A medium level Mecaru has offerings that include several kinds of rice seeds and/or several different colors of rice e.g., white, yellow, black and red. Five fistfuls of the colored rice are used to make these offerings. In addition, a sacrifice of a chicken or a duck is made and the blood of the chicken is dropped on the ground. This pleases the spirits and keeps them peaceful.

Medium levels of Mecaru may include several chickens but the color(s) of the chickens are significant and may mean looking throughout the village and maybe neighboring villages to find the correct colors. This medium level Mecaru must be led by a priest or holy person (pinandita, a holy person who has not yet attained the highest holy level known as pedanda).

A high level Mecaru becomes a major ceremony and can include hundreds of offerings and several sacrifices of not only two legged animals, but also four legged animals. These could consist of buffalo, cow, pig or even a young dog. Again, the coloring of the animal is very important and not just any animal is qualified to be a holy offering.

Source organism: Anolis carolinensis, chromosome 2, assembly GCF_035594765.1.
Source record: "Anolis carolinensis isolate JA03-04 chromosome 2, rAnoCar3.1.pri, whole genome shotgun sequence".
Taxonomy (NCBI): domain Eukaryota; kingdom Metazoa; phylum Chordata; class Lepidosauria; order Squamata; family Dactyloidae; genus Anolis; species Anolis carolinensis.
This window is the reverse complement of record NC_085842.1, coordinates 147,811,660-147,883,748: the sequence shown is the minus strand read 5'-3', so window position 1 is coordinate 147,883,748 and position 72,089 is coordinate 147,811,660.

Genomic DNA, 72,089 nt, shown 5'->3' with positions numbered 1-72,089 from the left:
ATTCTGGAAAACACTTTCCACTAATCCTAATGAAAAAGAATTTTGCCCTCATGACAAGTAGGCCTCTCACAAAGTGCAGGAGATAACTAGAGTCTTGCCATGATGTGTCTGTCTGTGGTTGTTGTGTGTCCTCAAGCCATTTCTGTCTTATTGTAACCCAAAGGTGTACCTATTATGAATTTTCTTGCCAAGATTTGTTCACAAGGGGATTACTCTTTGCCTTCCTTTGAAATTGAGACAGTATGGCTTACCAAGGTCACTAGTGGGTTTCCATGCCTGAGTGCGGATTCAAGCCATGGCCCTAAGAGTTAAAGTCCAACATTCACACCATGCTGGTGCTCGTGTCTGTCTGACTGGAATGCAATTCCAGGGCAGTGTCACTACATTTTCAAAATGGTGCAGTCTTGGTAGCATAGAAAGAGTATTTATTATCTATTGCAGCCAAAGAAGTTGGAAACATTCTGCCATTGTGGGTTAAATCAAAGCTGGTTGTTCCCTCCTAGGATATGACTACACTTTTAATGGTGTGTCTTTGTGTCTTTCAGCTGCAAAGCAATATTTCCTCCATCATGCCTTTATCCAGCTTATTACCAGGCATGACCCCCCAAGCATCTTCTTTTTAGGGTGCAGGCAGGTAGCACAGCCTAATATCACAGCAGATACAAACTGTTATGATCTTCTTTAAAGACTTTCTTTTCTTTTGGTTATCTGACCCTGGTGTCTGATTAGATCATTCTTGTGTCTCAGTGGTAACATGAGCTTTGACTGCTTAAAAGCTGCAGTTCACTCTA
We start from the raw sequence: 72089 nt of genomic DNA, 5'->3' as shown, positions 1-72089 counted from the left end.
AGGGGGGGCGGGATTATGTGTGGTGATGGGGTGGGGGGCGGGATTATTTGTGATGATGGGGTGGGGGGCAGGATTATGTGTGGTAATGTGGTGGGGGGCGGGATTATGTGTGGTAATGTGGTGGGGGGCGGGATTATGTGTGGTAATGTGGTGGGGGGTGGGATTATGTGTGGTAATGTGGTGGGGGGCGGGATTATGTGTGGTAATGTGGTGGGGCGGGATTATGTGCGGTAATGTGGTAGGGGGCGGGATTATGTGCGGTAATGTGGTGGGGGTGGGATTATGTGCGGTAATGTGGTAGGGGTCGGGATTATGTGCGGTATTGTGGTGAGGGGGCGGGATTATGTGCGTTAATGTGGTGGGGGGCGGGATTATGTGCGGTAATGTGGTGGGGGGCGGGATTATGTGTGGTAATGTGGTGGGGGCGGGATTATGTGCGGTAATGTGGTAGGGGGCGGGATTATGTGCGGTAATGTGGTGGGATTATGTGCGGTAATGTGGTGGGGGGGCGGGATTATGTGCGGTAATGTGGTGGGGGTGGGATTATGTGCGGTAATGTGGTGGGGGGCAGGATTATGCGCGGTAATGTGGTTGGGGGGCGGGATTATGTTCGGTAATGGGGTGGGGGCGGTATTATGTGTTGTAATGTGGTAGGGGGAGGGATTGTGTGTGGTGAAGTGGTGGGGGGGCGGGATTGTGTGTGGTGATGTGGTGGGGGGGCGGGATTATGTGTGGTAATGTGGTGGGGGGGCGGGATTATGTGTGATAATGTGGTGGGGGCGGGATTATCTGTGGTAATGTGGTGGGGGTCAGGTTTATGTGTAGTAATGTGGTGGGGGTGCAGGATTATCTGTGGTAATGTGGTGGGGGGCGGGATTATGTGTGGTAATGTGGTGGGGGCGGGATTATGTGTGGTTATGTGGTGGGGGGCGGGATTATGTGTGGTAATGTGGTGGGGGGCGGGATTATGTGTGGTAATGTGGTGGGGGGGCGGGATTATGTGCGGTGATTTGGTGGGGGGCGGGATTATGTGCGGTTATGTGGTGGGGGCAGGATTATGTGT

The Balinese Hindu believes that an animal used as sacrifice will be elevated in reincarnation because it has been used in ceremony and is pure. And prior to sacrificing the animal, a special ceremony is held for it to insure its higher place in its future life. The leader of a high level Mecaru must be a pedanda, the highest level religious person in Bali. Also, Pedanda are of the highest of the four castes in Bali and spend many years preparing for their religious responsibilities.

Mecaru are often held for special reasons. When a new house is built, Mecaru must be held before sleeping in the house.

If there is an accident on the road, Mecaru takes place at the site of the accident. A fire in a house will be followed by Mecaru.

And at home, every morning after cooking, rice is set aside for inclusion in the daily offerings made at each temple in the compound. Bhuta is not forgotten or overlooked.

The significant principal is one of peace. There is never intent to do damage to the invisible spirits, as concerned as one might be about them. The invisible spirits are part of life and part of the balance of good and bad, black and white, night and day.

By honoring the invisible spirits they remain passive and content. We do not bother them and they do not bother us…true balance and harmony, the Balinese Hindu way.